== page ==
October 20,2009

Grassley Outlines Priorities for Customs Re-authorization Legislation

Opening Statement of Sen. Chuck Grassley
Hearing, S.1631—The Customs Facilitation and Trade Enforcement
Reauthorization Act of 2009
October 20, 2009

Thank you, Mr. Chairman. We have worked together productively on customs oversight for many
years. In 2002, we reauthorized the Customs Service as part of the Trade Act of 2002. Later that
year, we worked to transition the Customs Service into the newly-established Department of
Homeland Security. In 2006, we introduced a customs reauthorization bill, and our effort
contributed to the development and enactment of the SAFE Port Act later that year. That effort also
served as the basis for our work this year to produce the legislation that is the subject of today’s

During our years of oversight, we’ve generally enjoyed a good working relationship with the
dedicated personnel of U.S. Customs and Border Protection—also known as CBP, and U.S.
Immigration and Customs Enforcement—also known as ICE. But in the 3 years since we enacted
the SAFE Port Act, some new concerns have arisen and others remain.

One concern is that the balance at CBP between protecting our homeland security and safeguarding
our economic security via trade facilitation is not quite right. So, our bill beefs up the trade
facilitation mission of CBP by restructuring the Office of Trade and authorizing dedicated customs
facilitation and trade enforcement personnel to the Office of Field Operations.

Another concern is that there hasn’t been sufficient political accountability to Congress at CBP. So,
our bill establishes a Senate-confirmed position of Principal Deputy Commissioner to oversee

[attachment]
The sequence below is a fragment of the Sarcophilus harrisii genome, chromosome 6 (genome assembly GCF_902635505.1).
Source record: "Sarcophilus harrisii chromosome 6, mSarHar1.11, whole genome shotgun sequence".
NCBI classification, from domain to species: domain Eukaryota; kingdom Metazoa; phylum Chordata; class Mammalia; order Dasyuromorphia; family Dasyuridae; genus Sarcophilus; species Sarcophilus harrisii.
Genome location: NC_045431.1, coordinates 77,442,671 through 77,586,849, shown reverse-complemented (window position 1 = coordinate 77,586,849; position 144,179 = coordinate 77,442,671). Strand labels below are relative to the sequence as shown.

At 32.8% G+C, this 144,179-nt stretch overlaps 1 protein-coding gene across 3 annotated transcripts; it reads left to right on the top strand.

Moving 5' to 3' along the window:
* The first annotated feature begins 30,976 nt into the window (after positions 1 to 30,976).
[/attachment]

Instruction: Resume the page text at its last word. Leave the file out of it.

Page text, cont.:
commercial operations within CBP.

More generally, our bill updates customs laws to reflect the existence of CBP and ICE within the
Department of Homeland Security.

Another concern is that consultations between CBP and the public—as well as among CBP and
other federal agencies—haven’t been as robust as they should. So, our bill reconstitutes the
Commercial Customs Operations Advisory Committee to provide for greater independence of the
committee. And, our bill establishes a new interagency review board to ensure that changes in
customs rules and regulations are consistent with our international trade obligations.

Separately, our bill strengthens the commercial targeting functions performed by CBP and ICE by
authorizing commercial targeting groups and repealing the firewall between use of information for
security purposes and commercial enforcement purposes. In particular, our bill contains provisions
intended to strengthen enforcement of intellectual property rights and import product safety

We’ve continued to hear concerns that more can be done by CBP to facilitate trade. So, our bill
disciplines the development and implementation of the Automated Commercial Environment
computer system and the International Trade Data System for obtaining cargo clearance from other
government agencies. Our bill also includes a duty drawback modernization provision to simplify
drawback for both the government and the private sector.

In addition, our bill includes a number of miscellaneous provisions, the most significant of which is
an update of the ban on importing goods made from convict labor. During the Finance Committee’s
consideration of legislation to implement our trade agreement with Oman in 2006, I committed to
working with Senator Conrad and Senator Baucus on an update of this ban. Our bill reflects the
product of our efforts to work together to expand the ban to prohibit the importation of goods made
from convict labor, forced or indentured labor, coerced labor, or the labor of trafficked persons.

In sum, our bill beefs up the commercial operations at CBP without detracting from the agency’s
dual homeland security mission. And, it provides for greater cohesion between CBP, ICE, and the
other federal agencies with a stake in the process of clearing cargo for entry into the United States.

Those were our motivations in introducing this legislation. Now, I look forward to the hearing the
views of our witnesses on the specifics of the bill—and, I invite public comment from any interested
parties for inclusion in the record. Please note that Committee rules afford 10 days after today’s
hearing for the submission of any public comments. Such input will be helpful as we move to a
markup of the legislation, which I hope will occur later this year. Thank you, Mr. Chairman.